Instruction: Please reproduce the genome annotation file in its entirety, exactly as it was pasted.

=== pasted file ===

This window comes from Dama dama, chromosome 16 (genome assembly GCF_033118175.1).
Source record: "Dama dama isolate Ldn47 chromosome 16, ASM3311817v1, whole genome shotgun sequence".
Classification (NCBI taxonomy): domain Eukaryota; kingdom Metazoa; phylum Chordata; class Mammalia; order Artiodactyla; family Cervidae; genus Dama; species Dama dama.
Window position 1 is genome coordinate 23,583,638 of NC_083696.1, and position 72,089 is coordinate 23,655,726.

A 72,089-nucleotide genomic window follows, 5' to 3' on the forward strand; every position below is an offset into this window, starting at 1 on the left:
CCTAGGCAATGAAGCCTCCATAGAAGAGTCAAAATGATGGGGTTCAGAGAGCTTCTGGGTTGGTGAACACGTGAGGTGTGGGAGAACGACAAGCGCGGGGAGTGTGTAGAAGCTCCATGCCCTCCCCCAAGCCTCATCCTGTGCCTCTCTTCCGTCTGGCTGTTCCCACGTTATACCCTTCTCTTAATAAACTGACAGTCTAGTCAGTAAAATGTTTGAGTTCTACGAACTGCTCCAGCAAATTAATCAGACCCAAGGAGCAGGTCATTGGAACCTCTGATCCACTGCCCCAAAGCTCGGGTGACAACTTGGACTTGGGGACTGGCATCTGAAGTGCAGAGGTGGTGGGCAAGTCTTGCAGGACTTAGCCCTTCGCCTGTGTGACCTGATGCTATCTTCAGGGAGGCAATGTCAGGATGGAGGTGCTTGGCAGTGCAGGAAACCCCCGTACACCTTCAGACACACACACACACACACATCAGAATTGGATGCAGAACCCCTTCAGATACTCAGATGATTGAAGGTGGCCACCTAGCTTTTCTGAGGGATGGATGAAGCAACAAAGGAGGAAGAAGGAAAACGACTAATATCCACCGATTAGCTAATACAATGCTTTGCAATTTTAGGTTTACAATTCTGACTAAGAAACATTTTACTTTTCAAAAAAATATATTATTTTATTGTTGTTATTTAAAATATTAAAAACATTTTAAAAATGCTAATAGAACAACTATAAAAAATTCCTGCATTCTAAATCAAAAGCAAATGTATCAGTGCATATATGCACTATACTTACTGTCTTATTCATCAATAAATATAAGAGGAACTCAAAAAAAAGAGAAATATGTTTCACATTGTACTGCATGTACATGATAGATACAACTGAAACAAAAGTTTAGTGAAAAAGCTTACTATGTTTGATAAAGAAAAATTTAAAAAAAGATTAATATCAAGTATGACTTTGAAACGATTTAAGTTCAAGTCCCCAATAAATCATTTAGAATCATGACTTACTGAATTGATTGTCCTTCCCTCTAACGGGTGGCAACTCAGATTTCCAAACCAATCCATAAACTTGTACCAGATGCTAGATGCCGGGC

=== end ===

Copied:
This window comes from Dama dama, chromosome 16 (genome assembly GCF_033118175.1).
Source record: "Dama dama isolate Ldn47 chromosome 16, ASM3311817v1, whole genome shotgun sequence".
Classification (NCBI taxonomy): domain Eukaryota; kingdom Metazoa; phylum Chordata; class Mammalia; order Artiodactyla; family Cervidae; genus Dama; species Dama dama.
Window position 1 is genome coordinate 23,583,638 of NC_083696.1, and position 72,089 is coordinate 23,655,726.

A 72,089-nucleotide genomic window follows, 5' to 3' on the forward strand; every position below is an offset into this window, starting at 1 on the left:
CCTAGGCAATGAAGCCTCCATAGAAGAGTCAAAATGATGGGGTTCAGAGAGCTTCTGGGTTGGTGAACACGTGAGGTGTGGGAGAACGACAAGCGCGGGGAGTGTGTAGAAGCTCCATGCCCTCCCCCAAGCCTCATCCTGTGCCTCTCTTCCGTCTGGCTGTTCCCACGTTATACCCTTCTCTTAATAAACTGACAGTCTAGTCAGTAAAATGTTTGAGTTCTACGAACTGCTCCAGCAAATTAATCAGACCCAAGGAGCAGGTCATTGGAACCTCTGATCCACTGCCCCAAAGCTCGGGTGACAACTTGGACTTGGGGACTGGCATCTGAAGTGCAGAGGTGGTGGGCAAGTCTTGCAGGACTTAGCCCTTCGCCTGTGTGACCTGATGCTATCTTCAGGGAGGCAATGTCAGGATGGAGGTGCTTGGCAGTGCAGGAAACCCCCGTACACCTTCAGACACACACACACACACACATCAGAATTGGATGCAGAACCCCTTCAGATACTCAGATGATTGAAGGTGGCCACCTAGCTTTTCTGAGGGATGGATGAAGCAACAAAGGAGGAAGAAGGAAAACGACTAATATCCACCGATTAGCTAATACAATGCTTTGCAATTTTAGGTTTACAATTCTGACTAAGAAACATTTTACTTTTCAAAAAAATATATTATTTTATTGTTGTTATTTAAAATATTAAAAACATTTTAAAAATGCTAATAGAACAACTATAAAAAATTCCTGCATTCTAAATCAAAAGCAAATGTATCAGTGCATATATGCACTATACTTACTGTCTTATTCATCAATAAATATAAGAGGAACTCAAAAAAAAGAGAAATATGTTTCACATTGTACTGCATGTACATGATAGATACAACTGAAACAAAAGTTTAGTGAAAAAGCTTACTATGTTTGATAAAGAAAAATTTAAAAAAAGATTAATATCAAGTATGACTTTGAAACGATTTAAGTTCAAGTCCCCAATAAATCATTTAGAATCATGACTTACTGAATTGATTGTCCTTCCCTCTAACGGGTGGCAACTCAGATTTCCAAACCAATCCATAAACTTGTACCAGATGCTAGATGCCGGGC